Clippers Still Unable to Call Themselves True Kings of L.A.
Photo Courtesy of @RHurstDesigns

Even with the theft acquiring of Chris Paul from New Orleans, the Los Angeles Clippers are not a better team than the Lakers yet. I repeat, the Clippers are still the sideshow; the Lake Show remains the main attraction.

Now that the dust is clear from the Chris Paul trade, it’s clear that the notions of the Clippers being the team to beat in California is based purely on emotion and not facts. Take Blake Griffin’s catch phrase “lob city” for example. Chris Paul and Blake Griffin are guaranteed to connect on at least 100 lob passes this season.

Unfortunately the glitz of the alley-oops don’t suddenly transform the Clippers into a contender. The punch line, along with the Clippers style of play, will sell shirts, tickets and attract bandwagon fans, but that’s about it. The Clippers are certainly a more attractive product, but not necessarily a better one.

Even Kobe himself admits the Clippers are going to be must see TV this year. “Blake has a 60 inch vertical and Chris is vastly entertaining,” Bryant said. “I’d for sure check them out. I’m not concerned. I’d rather look at jewelery. I like winning.”

But to even suggest the Clippers have a chance of being better than the Lakers is ludicrous. The Lakers have won the championship 10 times, and made the playoffs 28 times under the ownership of Dr. Jerry Buss. In comparison, the last time the Clippers even made the playoffs was when Kobe was still wearing number eight. Kobe Bryant as an individual has had more success in the NBA than the Clippers have had as a franchise.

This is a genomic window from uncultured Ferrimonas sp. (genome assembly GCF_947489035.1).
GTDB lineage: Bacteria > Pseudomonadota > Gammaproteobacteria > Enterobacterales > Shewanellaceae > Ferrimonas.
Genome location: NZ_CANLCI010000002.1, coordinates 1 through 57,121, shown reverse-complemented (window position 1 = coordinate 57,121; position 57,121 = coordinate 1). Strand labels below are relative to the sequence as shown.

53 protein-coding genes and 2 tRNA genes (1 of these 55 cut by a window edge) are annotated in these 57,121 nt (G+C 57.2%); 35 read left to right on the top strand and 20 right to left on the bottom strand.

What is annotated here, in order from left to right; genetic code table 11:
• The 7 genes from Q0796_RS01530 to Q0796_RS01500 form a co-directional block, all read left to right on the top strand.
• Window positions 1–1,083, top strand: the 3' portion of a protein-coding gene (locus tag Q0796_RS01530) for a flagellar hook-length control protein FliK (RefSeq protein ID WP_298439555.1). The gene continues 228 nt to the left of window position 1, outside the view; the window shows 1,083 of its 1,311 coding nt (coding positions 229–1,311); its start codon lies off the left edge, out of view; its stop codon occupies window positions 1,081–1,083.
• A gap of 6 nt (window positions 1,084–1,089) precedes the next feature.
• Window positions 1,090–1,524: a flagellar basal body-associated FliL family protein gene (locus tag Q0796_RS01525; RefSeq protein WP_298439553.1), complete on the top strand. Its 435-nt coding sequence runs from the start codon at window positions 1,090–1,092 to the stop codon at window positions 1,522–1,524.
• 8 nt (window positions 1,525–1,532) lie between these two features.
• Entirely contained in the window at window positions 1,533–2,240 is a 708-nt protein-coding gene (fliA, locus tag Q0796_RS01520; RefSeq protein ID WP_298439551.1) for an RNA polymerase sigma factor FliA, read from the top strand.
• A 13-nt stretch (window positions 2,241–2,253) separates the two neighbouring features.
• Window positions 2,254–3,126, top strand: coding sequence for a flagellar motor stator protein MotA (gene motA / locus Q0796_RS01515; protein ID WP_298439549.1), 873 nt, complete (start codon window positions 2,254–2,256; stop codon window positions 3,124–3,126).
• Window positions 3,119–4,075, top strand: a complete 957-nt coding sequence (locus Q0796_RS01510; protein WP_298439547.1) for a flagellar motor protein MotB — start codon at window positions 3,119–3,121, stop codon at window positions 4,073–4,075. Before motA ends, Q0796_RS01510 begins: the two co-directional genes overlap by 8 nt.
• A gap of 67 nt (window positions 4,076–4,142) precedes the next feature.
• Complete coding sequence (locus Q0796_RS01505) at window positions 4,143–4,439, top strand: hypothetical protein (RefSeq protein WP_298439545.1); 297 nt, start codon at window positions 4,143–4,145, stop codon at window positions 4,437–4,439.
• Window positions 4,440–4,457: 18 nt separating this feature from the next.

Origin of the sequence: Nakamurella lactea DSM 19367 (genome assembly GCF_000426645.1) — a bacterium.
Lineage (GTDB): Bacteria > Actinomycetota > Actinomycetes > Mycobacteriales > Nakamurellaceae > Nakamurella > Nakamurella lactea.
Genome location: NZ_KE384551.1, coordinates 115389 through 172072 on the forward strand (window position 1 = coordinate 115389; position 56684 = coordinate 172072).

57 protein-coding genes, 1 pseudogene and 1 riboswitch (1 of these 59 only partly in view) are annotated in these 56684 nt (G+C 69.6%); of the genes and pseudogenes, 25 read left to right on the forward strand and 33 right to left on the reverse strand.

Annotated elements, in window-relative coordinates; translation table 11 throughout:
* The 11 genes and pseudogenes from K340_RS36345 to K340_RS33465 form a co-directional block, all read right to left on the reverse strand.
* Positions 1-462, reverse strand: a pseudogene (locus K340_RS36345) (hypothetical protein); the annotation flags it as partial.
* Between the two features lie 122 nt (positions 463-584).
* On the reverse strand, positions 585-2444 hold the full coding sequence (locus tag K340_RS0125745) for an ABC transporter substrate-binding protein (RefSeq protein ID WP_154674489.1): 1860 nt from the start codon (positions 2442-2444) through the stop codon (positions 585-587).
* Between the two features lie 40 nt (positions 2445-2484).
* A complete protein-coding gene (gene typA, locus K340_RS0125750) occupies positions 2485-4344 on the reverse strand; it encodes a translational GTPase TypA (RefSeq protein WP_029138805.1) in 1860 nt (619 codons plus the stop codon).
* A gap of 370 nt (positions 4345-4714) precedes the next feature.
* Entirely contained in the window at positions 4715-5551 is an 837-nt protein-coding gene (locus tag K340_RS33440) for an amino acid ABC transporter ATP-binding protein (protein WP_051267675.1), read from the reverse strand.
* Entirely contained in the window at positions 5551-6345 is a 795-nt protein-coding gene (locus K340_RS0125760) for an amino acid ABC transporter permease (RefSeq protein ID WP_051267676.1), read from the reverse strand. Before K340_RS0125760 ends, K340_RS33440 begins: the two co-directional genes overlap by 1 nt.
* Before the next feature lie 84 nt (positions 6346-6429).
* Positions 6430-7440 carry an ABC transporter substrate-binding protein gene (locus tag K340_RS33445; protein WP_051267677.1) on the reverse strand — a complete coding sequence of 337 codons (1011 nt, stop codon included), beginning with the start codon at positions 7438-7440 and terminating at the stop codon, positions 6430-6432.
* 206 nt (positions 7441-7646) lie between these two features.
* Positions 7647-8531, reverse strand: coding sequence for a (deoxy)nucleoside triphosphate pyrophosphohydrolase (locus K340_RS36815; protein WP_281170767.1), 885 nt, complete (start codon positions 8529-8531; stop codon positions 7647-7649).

The Clippers greatest achievement in the past decade has been Elton Brand leading a team of misfits and an alien to the second round of the playoffs. When the Lakers were bounced out of the second round this past May, everyone in the organization from the fans to the players considered it a flat out failure.

The buzz in the city has seemingly shifted instantly to the Clippers. However, let’s not start counting their eggs before they hatch. These are the Clippers, remember?

Taking a closer look at the Chris Paul trade, David Stern and New Orleans’ general manager Dell Demps really did a great job of squeezing every ounce of talent from the Clippers team besides Blake Griffin. The Clippers gave up Eric Gordon, Chris Kaman, Al-Farouq Aminu and Minnesota’s unprotected pick next year which could very well end up being another potential All-Star.

Compare this Chris Paul trade to the two superstars who were traded last season: Carmelo Anthony and Deron Williams.

The Nuggets received: Danilo Gallinari, Raymond Felton, Wilson Chandler, a first-round pick in 2014 and two-second round picks.

In return for Williams the Jazz received: Devin Harris, two first-round draft picks and $3 million from the Nets.

Both of those deals pale in comparison to the package the Hornets received. I guess that’s what happens when the league’s executives are doing the negotiating for you. But let’s not go there, I’ll save that for another article.

Next Page: Giving Up Too Much?

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